Perhaps most interesting to me, and something mentioned almost in passing in the book, is how Dylan had a crush on a girl who was totally unaware of his devotion or obsession or however you wish to characterize it. Apparently he never approached her or told her of his feelings. Personally I think this was a huge factor whether conscious or subconscious in his decision to do what he did. I remember the intense yearning mixed with fear of rejection of those days and how those emotions can override logic. The author puts more stock in the violent video games Dylan played and the bullying he experienced (and which she had no idea of until after the shooting). To Dylan “life was unfair” and it fueled a rage in him that led to the deaths of a dozen and the maiming of dozens more.
The author writes well even if you don’t buy everything she says. The final third of the book is largely about ways to cope and efforts to reduce violence. She has been active in organizations meant to prevent suicide or help survivors deal with it. There is a great deal of material from psychologists or other researchers or professionals and links and citations the interested reader can follow. No doubt there is much that is insightful and worth being aware of, but I also felt there was a lot of psychobabble and buzz words (like “brain illness,” a term the author overuses). The wheat and chaff weren’t easy to tell apart, which makes it all rather useless in my book. Although it may seem cold and heartless to say so, my personal view is that we are like computer chips. This sort of mental aberration is simply defective circuitry. We are all, after all, bags of molecules like rocks, trees, computer chips, and animals. Whether our behavior is governed by Newton’s laws, our DNA, or some circuit designer’s photomask, if there is a defect, the bag of molecules doesn’t work right. Chip makers don’t try to fix bad chips. They produce them by the thousands, test them, and then crush to smithereens the ones that don’t pass. It used to work that way with humans, too. Before effective birth control, many women would bear ten, fifteen, even twenty children if they lived long enough. Two or three babies might die in childbirth or soon thereafter. Another one or two would die of measles, or scarlet fever, or get killed by a kick from a cow. Survival of the fittest wasn’t a theory, it was the way of life. Now we try to keep everyone alive no matter how screwed up and whatever the cost to society. I’m not arguing against that, but I believe in the long run it is an unsustainable model. I don’t believe Dylan Klebold could have been detected as seriously mentally or otherwise defective before the shooting, but many dangerous people can be before the tragic event happens. For them the only real solution is isolation from society whether it be by imprisonment, execution, exile, or any other method that effectively separates them from the mainstream. I think we need to return to the concept of insane asylums. Of course abuses have occurred and will always be possible when we lock people away, but the alternative is an indeterminable number of Columbines. Mass shootings (and bombings and plowing trucks into crowds) are on the increase and they are virtually all done by crazy people. I believe many are preventable.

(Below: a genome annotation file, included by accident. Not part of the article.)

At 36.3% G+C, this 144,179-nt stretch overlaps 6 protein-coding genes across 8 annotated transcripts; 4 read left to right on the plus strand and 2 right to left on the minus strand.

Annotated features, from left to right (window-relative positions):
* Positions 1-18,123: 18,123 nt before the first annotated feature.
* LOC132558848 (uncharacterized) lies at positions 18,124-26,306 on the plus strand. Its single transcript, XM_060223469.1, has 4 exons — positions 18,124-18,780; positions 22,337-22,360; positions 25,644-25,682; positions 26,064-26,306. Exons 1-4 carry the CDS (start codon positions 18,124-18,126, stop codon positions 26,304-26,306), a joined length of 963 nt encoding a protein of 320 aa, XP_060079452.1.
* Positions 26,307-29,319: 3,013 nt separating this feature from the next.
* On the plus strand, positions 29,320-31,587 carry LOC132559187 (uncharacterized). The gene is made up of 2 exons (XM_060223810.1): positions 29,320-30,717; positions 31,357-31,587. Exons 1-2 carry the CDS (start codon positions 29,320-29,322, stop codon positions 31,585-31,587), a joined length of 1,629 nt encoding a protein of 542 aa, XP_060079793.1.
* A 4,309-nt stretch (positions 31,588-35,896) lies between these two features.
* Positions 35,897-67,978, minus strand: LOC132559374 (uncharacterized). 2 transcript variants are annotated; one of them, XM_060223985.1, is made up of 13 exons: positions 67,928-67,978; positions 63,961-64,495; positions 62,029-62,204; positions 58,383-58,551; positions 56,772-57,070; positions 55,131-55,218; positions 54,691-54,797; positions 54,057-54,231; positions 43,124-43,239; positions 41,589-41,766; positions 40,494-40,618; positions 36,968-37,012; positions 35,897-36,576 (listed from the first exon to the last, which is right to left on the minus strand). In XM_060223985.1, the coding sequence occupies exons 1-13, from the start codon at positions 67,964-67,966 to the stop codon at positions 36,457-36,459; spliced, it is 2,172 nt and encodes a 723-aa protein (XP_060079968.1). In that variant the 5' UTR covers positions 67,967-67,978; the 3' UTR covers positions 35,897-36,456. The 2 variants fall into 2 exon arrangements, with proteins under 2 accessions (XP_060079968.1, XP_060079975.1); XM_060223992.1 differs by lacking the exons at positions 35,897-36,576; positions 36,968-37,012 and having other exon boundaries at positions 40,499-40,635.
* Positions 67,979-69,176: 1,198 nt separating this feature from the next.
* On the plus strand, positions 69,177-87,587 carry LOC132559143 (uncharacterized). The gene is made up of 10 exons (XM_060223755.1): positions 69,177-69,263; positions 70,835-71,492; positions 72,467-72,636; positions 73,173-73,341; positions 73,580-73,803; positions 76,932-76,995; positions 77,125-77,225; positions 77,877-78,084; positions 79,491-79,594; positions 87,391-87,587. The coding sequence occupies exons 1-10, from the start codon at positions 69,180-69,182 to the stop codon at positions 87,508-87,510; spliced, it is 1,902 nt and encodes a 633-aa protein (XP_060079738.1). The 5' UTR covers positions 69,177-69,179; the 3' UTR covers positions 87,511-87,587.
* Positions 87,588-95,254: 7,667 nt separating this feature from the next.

As a former FBI agent and lawyer I would have liked to have seen more about the crime details, the investigation, and the civil lawsuits. In that I was disappointed. But the book does not misrepresent or sensationalize what it is. It simply tells what it is like to live as the mother of a mass murderer. If that interests you, this is a well-written and frank account of one woman’s experience.